A student in Australia says math teacher Rob Tarrou is "smart, humble and helpful." • A student in Sweden tells him "you help more people than you ever imagine." • A student in India writes: "u r an absolute genius!!! Hats-off!"
Tarrou has been at St. Petersburg High School for 17 years, and says he loves teaching students algebra, trigonometry and statistics, even more than he loves algebra, trigonometry and statistics.
Last year, he landed on an additional way to teach — through YouTube. He has posted more than 300 videos on such topics as factoring, right angle trigonometry, standard deviation and — this one had more than 33,000 views — "z-score Calculations & Percentiles in a Normal Distribution."
Tarrou, 41, began posting his self-made videos in the fall of 2011, partly to help a student who couldn't attend class.
Now, people around the world have watched "Tarrou's Chalk Talk" videos more than half a million times. More than 3,000 people from more than 100 countries have subscribed to his online channel.
"I had a pen pal in Iceland for statistics," he said.
Another fan lives in Brazil. "From Brazil! That's freaking awesome," he said.
Online education is not new to Florida public schools — thousands of students get high school credit through the Florida Virtual School. But combining online educational videos with traditional classroom instruction is a hot topic in education circles.
Some educators talk about the "flipped classroom," said Gladis Kersaint, a professor of math education at the University of South Florida. Students learn the basic concepts of a subject through online lectures, reserving classroom time for working through higher-level problems or asking questions directly to the teacher.
She said online educational videos can help students, but as with any information on the Internet, it pays to be a careful consumer.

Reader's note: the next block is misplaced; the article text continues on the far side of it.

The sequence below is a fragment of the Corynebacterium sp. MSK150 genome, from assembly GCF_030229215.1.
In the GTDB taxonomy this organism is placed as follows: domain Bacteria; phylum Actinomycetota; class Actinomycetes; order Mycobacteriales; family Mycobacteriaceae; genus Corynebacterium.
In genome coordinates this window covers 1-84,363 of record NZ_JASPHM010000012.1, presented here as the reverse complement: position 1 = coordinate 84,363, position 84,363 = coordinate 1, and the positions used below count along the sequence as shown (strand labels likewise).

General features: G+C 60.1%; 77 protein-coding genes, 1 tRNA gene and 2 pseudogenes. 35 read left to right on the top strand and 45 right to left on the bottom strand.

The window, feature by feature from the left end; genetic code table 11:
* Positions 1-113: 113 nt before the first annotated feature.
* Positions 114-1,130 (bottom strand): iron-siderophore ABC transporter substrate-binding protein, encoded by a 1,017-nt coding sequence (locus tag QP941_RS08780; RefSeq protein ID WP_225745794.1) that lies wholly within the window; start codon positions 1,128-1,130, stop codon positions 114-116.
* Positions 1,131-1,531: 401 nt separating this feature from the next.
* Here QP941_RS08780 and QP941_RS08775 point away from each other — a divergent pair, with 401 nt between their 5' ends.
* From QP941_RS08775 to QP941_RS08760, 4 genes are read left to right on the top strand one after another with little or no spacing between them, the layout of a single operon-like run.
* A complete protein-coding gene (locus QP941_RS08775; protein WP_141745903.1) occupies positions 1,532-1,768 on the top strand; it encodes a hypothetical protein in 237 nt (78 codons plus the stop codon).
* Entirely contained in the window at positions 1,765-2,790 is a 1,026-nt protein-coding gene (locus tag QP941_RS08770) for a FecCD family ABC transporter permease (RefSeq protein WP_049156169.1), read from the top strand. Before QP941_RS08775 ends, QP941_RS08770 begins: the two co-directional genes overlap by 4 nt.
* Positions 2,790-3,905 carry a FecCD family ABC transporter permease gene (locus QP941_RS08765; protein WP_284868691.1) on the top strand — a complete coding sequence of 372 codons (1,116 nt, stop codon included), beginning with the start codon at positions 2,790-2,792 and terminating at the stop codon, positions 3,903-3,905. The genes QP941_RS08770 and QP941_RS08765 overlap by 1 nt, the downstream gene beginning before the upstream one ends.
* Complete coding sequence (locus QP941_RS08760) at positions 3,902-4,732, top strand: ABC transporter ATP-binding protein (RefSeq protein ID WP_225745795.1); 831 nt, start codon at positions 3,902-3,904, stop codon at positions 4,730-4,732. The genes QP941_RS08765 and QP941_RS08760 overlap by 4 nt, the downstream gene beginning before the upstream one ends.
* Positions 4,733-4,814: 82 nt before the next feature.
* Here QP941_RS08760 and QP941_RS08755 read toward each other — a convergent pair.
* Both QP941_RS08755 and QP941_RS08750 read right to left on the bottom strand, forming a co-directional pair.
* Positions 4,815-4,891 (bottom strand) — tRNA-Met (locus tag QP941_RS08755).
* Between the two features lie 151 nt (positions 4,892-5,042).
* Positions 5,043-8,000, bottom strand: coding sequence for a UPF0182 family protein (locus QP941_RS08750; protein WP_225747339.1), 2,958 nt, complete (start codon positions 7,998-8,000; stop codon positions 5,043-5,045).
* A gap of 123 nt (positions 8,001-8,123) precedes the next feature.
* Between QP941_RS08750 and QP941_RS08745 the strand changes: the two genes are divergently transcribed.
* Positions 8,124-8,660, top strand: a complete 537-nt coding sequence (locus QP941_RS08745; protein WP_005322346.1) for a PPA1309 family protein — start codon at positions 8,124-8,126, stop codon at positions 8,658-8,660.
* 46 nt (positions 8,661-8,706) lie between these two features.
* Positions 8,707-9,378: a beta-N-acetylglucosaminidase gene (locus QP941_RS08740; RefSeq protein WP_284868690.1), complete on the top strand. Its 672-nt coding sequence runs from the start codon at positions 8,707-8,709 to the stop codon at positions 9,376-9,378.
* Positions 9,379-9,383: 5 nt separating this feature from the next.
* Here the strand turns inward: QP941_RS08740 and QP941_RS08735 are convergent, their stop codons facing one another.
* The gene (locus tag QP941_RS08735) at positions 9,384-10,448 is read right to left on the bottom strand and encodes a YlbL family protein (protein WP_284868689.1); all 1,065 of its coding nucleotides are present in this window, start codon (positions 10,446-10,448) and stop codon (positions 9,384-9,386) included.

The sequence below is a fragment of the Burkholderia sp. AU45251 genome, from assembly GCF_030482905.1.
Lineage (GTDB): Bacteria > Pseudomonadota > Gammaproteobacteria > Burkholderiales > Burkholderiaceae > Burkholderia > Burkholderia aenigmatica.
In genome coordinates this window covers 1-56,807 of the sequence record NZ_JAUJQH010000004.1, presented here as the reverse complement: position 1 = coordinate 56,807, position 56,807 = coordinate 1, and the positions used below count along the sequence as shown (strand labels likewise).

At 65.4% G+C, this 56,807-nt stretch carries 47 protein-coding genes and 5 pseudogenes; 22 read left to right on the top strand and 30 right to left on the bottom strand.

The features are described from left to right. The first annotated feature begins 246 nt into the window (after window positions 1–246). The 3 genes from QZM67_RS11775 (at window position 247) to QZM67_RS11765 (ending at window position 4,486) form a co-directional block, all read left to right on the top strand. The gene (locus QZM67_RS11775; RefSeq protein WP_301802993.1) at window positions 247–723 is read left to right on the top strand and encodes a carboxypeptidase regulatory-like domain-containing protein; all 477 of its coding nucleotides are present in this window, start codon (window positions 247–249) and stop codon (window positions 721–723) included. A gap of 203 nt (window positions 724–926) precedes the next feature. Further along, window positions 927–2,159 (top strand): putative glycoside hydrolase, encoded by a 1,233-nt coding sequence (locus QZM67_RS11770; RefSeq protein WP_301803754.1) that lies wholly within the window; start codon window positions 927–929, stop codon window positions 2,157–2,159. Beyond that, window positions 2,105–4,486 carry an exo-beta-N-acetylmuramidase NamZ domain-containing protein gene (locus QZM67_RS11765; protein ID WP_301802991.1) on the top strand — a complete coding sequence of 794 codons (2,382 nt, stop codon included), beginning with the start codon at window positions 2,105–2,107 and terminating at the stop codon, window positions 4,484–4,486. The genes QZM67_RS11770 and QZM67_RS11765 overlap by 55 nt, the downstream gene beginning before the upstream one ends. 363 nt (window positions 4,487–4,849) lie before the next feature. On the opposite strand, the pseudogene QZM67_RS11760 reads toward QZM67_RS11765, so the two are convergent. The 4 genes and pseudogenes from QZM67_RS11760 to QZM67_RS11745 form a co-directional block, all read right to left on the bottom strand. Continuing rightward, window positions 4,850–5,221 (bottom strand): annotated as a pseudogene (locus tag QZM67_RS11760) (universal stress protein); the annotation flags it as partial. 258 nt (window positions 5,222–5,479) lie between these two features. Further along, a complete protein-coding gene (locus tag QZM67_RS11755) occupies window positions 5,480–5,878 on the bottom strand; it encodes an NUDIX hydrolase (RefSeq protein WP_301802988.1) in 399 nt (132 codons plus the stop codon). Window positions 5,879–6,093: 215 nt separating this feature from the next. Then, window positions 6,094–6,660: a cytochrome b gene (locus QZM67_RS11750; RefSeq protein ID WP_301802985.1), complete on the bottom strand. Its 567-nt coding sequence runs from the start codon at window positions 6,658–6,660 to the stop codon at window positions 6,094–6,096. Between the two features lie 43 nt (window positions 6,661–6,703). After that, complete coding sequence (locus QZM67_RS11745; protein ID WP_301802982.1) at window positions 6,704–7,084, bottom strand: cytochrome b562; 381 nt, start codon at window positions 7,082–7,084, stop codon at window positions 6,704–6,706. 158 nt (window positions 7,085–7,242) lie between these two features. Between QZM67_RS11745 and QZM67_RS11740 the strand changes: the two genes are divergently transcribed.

"I think the user would have to learn something about the creator,'' Kersaint said. "Do they have the credentials to be doing this?"
At St. Petersburg High, Tarrou still teaches pretty much as he always has, but the videos give his students added help. In addition to reading their own notes on skills such as graphing lines in slope-intercept form, students can go to his YouTube video on the same topic for reinforcement.
Some of his local students say it's helpful that YouTube comes with a pause button, unlike a classroom lecture. So they can replay a difficult concept over and over.
"It's almost like having one-on-one tutoring," said Justin Downey, 18, a senior in Tarrou's advanced placement statistics class. Compared to some other online resources, he said, "the quality's a lot higher."
A reporter recently asked students in that statistics class how many had other teachers post educational videos online. No one raised a hand. Next, students were asked how many wished their other teachers would post videos online. Nearly all raised their hands.
"I think it's a good thing, and I think it's probably the future," said Al Bennett, St. Petersburg High principal.
While the videos are useful for Tarrou's classroom students, their appeal spans the globe.
"My cousin in Croatia actually watches the videos," said Martin Grabovac, 16, a junior at St. Petersburg High.
A fan in British Columbia posted on Tarrou's Facebook page: "wow I'm paying 800 dollars to be taught pre calculus at school, and i must say i have learned SO much more with watching your videos than sitting in class listening to my teacher.''
Tarrou started out shooting his videos in a classroom, but now he takes steps to make sure his schoolteacher job and his YouTube hobby stay separate. He now has a chalkboard at his house, which is where he shoots all his videos now with help from his wife, Cheryl. And the hobby is becoming a side business, because YouTube sells ads connected to his videos. He declined to get into specifics, but did say he has earned more than $100 each month since March.
As a classroom teacher and as a video instructor, Tarrou has a slightly quirky style that seems to engage students. He likes to wear goofy T-shirts that say things such as "Let me drop everything and work on your problem." Which might sound sarcastic, but Tarrou is completely sincere.
But he's not always serious.
One day in class recently, he said in a matter-of-fact tone, "I put all kinds of stuff on the (upcoming) test that I've never taught you."
Students' eyes got very big, very fast. "What?" several of them said.
Tarrou smiled, to let them know they'd been punked.
In the middle of class, he might say things like, "Aaron, you can ask me a question, I'll only laugh at you a little bit."
Sincere or silly, his students like him.
Several in the statistics class said they wouldn't have dreamed of taking AP math class without Tarrou.
"I don't like math," said Melissa Kent, 17, a senior. "But it's my favorite class because of Mr. Tarrou."
Curtis Krueger can be reached at firstname.lastname@example.org.